Figure 3 Changes in mean SBP (a) and DBP (b) in the DASH-Sodium trial

The DASH diet is high in fresh fruit, fresh vegetables and low-fat dairy products, and is low in saturated fat. In addition, the DASH study examined high-, intermediate- and low-sodium diets. Reductions in BP were seen with the DASH diet compared with the control diet and with low-dietary sodium as indicated. This Figure has been re-drawn with data taken from [42].

Findings from the few major clinical trials that lasted 1 or more years and investigated the impact of sodium reduction on BP are summarized below. In Phase I of the TOHP (Trials of Hypertension Prevention), those randomized to the sodium-reduction group had reduced sodium excretion by 2.6 g/day and had a 1.7/0.9 mmHg decrease in SBP/DBP at 18 months [44]. Subsequently, in Phase II of TOHP, the reduction in sodium excretion was 2.4 g/day with a 1.2/0.7 mmHg lowering of SBP/DBP, resulting in an 18% decrease in hypertension incidence at 36 months [45]. In the Hypertension Prevention Trial, which randomized healthy men and women aged 25–49 years to one of four lifestyle interventions based on dietary counselling treatment, a 13% decrease in sodium excretion at 6 months and a mean SBP decrease of 1.7 mmHg was observed in the sodium-reduction group. These decreases were not observed at 3 years [46]. TONE (Trial of Nonpharmacologic Interventions in the Elderly) randomized 975 elderly men and women on hypertension treatment to weight loss or sodium reduction, with the attempted withdrawal from antihypertensive medication after 3 months of intervention. After 29 months, a 31% reduction in hypertension or cardiovascular event was observed in the sodium-reduction group, and they had a 50% decrease in the return to antihypertensive medication compared with those on usual care [47].

Multiple meta-analyses of salt reduction trials have also been reported (Table 2). Meta-analysis of 40 sodium-reduction trials with a minimum duration of 2 weeks reported that a median salt reduction of 4.4 g/24 h (calculated from 24 h urinary sodium excretion) was associated with a 2.5/1.9 mmHg reduction in SBP/DBP. The average decrease in SBP/DBP among hypertensive subjects was 5.2/3.7 mmHg and 1.3/1.1 mmHg in trials of normotensive subjects [48]. The most recent Cochrane review included trials (20 in hypertensive subjects and 11 in normotensive subjects) lasting more than 4 weeks with a reduction in salt of at least 2.3 g/day [49]. It found reductions of 5.0/2.7 mmHg in SBP/DBP among hypertensive patients with a median reduction in salt of 4.6 g/day, and 2.0/1.0 mmHg in SBP/DBP among normotensive subjects with a median reduction of 4.4 g of salt/day. Furthermore, a dose–response relationship was observed, with a BP reduction of 7.1/3.9 mmHg among hypertensive patients and 3.6/1.7 mmHg among normotensive participants in SBP/DBP per 6 g decrease in urinary sodium [49]. Another meta-analysis by Hooper et al. [50] reviewed results of three trials in normotensive participants, five in untreated hypertensive patients and three in those being treated for hypertension, with follow-up between 6 months to 7 years. As most of the trials included had relatively ineffective dietary advice interventions, there was a small decrease in sodium intake (2 g/day), SBP (by 1.1 mmHg) and DBP (by 0.6 mm Hg). The meta-analysis by Hooper et al. [50] may be most useful in demonstrating that dietary advice on its own is not a very effective strategy for the long-term lowering of dietary sodium. In contrast, an older meta-analysis found that salt reduction had no or very little effect on BP in normotensive individuals [51]; however, the meta-analysis which was funded by a food processor included many trials of very short duration with the median duration of salt reduction of 14 days in the normotensive participants [51]. In addition, many trials were included comparing the effects of acute salt loading to abrupt and severe salt restriction for only a few days. Another meta-analysis that included studies of similar duration and intensity of sodium reduction found increased lipid and glucose levels with sodium reduction [52]. Such large acute changes in salt intake increase sympathetic activity, plasma renin activity and AngII (angiotensin II), counteracting the effects of sodium reduction on BP and are not likely to be relevant to long-term sodium reduction or public health.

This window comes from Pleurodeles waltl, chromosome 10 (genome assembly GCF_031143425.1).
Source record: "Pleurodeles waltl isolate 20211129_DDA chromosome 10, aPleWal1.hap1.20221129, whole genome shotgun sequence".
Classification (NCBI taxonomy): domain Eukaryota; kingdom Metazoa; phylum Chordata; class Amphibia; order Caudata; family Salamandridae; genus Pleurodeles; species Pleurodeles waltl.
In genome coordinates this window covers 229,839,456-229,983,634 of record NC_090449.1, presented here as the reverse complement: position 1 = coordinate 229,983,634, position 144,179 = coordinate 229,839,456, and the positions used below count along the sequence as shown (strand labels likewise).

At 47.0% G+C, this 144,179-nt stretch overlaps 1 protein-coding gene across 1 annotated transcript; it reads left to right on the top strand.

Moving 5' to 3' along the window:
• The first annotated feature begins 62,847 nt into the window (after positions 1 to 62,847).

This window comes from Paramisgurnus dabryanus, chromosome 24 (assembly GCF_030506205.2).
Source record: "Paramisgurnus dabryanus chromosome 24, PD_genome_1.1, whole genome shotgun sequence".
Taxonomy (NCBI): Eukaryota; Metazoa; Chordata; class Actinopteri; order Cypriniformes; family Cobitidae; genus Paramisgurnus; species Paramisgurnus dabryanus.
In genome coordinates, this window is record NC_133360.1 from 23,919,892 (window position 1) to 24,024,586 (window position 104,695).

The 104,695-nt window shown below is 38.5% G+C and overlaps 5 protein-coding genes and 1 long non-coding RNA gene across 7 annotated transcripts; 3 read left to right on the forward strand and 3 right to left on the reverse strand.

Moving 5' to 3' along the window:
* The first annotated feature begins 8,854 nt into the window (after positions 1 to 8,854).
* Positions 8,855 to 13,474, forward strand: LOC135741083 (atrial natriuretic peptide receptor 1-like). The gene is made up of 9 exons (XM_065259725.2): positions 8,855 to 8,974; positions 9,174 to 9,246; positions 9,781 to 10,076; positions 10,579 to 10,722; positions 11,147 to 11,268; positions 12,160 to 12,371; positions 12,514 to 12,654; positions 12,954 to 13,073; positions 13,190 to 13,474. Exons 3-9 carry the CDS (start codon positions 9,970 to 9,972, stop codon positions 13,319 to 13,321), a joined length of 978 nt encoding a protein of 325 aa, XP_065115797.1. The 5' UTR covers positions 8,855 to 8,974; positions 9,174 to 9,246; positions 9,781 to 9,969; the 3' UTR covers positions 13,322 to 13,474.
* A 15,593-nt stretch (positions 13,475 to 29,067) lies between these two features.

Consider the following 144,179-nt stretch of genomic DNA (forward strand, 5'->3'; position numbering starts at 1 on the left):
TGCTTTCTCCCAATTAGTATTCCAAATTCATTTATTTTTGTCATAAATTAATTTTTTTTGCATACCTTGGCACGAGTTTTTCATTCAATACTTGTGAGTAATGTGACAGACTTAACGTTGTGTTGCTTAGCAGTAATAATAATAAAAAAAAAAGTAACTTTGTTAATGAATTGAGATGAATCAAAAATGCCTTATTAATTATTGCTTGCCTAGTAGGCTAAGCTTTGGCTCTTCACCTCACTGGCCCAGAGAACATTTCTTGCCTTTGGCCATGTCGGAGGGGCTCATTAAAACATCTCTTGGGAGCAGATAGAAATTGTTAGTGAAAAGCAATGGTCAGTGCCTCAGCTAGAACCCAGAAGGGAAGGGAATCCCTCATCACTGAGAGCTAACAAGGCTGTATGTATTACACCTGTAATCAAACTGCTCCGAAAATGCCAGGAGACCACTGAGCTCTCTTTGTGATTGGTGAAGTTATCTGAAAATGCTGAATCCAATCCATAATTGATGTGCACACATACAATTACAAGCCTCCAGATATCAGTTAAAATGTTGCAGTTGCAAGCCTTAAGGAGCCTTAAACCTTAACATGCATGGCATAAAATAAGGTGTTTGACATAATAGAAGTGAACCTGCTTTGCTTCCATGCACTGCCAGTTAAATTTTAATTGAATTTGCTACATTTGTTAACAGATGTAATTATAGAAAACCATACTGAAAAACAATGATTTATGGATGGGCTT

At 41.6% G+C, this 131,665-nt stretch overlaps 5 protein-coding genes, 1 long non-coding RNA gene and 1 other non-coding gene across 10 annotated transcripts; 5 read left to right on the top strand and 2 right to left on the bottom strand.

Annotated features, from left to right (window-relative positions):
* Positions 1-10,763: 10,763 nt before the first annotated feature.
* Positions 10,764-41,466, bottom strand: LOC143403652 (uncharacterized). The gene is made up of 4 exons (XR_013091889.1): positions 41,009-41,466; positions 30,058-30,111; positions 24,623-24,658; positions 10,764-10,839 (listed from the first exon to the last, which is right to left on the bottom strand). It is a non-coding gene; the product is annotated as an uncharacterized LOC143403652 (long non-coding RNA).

View this table:
Table 2 Average salt and BP reduction in selected meta-analysis of salt reduction trials

CI, confidence interval.

Some successful population intervention studies